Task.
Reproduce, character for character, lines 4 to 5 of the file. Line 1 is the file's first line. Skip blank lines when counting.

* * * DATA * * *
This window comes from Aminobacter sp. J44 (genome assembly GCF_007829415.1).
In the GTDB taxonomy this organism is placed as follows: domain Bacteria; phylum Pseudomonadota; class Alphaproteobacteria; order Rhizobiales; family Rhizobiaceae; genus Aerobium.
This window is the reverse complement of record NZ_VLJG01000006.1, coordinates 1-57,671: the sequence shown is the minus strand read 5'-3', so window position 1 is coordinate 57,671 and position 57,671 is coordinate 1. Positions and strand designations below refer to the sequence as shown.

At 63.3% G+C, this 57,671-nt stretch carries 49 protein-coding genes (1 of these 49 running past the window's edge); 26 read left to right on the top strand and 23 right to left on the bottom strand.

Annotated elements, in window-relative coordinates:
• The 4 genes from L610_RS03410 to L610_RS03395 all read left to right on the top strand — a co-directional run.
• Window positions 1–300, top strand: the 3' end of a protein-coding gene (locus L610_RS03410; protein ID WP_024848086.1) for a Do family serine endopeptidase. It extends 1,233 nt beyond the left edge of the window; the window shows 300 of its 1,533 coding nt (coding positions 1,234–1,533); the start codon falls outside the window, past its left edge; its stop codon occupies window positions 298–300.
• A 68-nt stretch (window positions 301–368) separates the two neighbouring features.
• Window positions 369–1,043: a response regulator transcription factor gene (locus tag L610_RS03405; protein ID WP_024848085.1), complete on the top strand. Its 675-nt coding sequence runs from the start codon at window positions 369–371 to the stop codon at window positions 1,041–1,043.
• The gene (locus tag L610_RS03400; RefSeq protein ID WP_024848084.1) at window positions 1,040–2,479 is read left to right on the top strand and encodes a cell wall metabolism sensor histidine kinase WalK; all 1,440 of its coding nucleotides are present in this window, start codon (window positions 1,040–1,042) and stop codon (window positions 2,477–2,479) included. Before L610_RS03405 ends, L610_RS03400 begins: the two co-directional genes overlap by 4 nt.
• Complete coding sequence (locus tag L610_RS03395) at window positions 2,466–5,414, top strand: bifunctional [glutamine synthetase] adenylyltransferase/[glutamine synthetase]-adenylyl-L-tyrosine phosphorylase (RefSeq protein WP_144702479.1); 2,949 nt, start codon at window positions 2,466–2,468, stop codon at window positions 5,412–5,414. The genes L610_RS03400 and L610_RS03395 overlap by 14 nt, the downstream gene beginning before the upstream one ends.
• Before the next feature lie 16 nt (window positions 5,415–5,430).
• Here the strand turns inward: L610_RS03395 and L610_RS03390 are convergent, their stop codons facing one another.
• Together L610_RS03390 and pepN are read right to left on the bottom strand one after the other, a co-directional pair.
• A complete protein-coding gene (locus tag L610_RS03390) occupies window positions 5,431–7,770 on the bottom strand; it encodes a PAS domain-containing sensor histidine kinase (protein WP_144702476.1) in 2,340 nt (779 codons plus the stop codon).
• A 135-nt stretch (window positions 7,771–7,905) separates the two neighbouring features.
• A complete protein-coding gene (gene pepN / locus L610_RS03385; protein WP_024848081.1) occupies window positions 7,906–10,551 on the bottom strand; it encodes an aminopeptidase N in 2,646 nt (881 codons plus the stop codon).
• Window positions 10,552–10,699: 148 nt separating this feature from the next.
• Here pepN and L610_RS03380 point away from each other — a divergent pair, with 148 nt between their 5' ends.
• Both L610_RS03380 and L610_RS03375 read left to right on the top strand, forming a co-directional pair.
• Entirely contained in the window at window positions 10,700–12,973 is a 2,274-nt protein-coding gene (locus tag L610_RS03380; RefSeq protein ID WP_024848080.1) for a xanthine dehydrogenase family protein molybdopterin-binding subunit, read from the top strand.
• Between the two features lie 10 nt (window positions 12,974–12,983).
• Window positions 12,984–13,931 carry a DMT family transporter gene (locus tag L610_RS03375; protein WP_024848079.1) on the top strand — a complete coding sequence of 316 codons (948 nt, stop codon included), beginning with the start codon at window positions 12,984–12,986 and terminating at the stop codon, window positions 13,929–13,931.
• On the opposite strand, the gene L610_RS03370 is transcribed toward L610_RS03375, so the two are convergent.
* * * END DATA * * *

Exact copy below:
At 63.3% G+C, this 57,671-nt stretch carries 49 protein-coding genes (1 of these 49 running past the window's edge); 26 read left to right on the top strand and 23 right to left on the bottom strand.

Annotated elements, in window-relative coordinates: